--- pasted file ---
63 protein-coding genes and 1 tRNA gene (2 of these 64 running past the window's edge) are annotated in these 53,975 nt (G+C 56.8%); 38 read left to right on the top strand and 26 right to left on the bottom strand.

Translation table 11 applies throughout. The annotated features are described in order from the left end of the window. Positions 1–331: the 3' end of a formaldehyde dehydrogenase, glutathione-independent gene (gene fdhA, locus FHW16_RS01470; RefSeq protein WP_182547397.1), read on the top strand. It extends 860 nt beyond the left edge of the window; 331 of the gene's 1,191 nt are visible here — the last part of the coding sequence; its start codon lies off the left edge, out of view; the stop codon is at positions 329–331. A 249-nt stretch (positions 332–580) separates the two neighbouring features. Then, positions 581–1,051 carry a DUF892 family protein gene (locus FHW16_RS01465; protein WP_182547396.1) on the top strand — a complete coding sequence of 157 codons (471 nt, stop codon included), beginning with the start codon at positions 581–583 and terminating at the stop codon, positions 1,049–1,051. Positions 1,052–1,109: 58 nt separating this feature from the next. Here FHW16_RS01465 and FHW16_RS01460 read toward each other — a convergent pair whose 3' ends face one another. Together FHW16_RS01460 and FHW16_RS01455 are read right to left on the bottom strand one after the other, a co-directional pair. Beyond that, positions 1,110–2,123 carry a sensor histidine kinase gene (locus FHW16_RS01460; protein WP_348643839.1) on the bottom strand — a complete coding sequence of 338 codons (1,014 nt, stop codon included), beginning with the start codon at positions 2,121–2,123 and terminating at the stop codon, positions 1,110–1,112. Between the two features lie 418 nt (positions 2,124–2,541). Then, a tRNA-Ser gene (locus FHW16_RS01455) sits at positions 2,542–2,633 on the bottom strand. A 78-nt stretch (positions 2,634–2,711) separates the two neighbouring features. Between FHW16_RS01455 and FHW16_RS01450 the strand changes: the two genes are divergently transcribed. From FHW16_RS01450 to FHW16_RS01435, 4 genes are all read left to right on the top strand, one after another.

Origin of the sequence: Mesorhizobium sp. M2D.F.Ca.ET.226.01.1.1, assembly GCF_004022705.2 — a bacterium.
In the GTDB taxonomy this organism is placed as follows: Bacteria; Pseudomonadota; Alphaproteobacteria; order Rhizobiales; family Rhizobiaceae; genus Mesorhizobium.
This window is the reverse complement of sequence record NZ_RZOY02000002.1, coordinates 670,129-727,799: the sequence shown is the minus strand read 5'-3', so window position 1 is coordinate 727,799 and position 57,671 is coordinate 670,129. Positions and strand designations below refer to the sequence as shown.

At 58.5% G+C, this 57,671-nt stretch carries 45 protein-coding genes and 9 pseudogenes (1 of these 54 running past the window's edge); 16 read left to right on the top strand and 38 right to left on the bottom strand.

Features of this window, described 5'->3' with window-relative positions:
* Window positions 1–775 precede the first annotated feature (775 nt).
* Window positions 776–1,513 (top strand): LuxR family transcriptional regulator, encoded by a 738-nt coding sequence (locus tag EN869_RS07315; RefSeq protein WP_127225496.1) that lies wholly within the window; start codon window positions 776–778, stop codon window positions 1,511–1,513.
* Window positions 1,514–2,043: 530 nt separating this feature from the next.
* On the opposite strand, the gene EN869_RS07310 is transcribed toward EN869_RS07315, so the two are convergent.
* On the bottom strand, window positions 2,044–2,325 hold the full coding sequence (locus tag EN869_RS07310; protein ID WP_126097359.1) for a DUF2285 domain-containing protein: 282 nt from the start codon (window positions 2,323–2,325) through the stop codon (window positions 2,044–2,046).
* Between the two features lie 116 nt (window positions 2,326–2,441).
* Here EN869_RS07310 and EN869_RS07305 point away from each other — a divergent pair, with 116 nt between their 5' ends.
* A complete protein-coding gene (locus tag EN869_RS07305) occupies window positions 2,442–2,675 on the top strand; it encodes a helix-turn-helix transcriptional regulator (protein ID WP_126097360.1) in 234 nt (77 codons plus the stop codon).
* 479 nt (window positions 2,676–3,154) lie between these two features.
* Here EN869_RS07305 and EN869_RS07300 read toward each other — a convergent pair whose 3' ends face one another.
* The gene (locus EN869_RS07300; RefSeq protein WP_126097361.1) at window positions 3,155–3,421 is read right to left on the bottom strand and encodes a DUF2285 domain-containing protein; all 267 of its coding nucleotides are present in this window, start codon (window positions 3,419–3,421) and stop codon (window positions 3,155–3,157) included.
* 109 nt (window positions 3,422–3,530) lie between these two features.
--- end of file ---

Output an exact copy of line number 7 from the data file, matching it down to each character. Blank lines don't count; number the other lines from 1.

Features of this window, described 5'->3' with window-relative positions: